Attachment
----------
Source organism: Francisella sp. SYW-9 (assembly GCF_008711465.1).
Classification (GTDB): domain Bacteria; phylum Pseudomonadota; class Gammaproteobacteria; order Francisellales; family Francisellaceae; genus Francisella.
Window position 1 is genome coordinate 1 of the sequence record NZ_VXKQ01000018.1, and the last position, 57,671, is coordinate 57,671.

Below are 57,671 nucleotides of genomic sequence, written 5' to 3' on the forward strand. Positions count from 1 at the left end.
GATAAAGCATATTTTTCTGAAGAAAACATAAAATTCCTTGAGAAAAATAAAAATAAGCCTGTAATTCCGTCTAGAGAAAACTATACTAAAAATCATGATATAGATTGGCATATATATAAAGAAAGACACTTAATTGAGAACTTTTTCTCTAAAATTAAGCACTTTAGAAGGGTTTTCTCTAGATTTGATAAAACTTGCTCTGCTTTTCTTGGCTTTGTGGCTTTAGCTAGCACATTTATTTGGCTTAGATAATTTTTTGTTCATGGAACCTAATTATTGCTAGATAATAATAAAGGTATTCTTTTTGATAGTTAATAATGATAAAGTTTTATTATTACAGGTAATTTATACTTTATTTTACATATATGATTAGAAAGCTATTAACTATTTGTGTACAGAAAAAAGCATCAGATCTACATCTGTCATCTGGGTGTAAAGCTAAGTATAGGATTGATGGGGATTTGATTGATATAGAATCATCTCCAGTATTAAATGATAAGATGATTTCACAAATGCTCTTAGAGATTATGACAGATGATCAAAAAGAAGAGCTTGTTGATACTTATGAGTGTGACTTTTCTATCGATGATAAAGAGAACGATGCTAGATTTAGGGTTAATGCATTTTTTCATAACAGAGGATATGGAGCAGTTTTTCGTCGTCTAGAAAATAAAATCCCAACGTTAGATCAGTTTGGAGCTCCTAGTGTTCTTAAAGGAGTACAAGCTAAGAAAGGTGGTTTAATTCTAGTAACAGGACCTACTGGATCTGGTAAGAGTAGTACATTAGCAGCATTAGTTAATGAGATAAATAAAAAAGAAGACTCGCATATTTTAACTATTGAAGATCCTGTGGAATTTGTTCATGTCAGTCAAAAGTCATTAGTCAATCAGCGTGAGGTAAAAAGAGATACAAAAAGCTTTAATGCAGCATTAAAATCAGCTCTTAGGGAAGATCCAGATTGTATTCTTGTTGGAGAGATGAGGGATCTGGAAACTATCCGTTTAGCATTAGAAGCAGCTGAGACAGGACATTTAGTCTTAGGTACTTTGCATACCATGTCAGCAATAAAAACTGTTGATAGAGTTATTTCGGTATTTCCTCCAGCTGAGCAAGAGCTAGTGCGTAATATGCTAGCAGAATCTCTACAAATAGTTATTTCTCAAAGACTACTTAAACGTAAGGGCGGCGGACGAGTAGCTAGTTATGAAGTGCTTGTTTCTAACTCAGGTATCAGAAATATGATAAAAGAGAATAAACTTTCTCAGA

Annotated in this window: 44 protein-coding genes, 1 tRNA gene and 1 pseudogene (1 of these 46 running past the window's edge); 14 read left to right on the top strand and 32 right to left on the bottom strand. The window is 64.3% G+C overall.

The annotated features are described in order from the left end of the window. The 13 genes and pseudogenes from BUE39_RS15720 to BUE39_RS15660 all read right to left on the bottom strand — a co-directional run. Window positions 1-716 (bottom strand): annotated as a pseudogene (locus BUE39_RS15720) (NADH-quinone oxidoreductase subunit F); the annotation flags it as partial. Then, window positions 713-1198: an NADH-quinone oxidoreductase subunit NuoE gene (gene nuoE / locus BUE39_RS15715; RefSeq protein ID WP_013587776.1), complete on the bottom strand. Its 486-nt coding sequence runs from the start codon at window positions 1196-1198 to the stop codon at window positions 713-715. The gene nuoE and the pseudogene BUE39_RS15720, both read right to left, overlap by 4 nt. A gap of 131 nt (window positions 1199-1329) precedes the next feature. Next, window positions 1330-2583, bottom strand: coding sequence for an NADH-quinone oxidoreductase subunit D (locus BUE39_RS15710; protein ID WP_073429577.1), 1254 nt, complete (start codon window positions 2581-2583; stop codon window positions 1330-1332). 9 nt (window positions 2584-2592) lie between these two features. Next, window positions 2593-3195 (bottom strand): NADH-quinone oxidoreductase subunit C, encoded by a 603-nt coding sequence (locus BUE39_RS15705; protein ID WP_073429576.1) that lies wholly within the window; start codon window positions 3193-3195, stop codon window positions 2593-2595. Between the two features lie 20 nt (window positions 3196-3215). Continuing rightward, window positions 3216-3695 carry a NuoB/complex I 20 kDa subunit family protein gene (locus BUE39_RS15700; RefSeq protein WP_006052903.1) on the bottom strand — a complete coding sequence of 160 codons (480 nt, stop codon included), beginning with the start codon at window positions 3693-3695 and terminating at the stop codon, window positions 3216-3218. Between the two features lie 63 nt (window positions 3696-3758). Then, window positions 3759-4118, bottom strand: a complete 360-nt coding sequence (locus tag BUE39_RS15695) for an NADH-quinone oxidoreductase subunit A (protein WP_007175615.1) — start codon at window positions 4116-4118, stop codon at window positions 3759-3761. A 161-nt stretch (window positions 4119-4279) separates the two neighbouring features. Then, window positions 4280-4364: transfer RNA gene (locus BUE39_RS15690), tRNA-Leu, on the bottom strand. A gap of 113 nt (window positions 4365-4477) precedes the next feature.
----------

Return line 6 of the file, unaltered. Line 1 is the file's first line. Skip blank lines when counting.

Annotated in this window: 44 protein-coding genes, 1 tRNA gene and 1 pseudogene (1 of these 46 running past the window's edge); 14 read left to right on the top strand and 32 right to left on the bottom strand. The window is 64.3% G+C overall.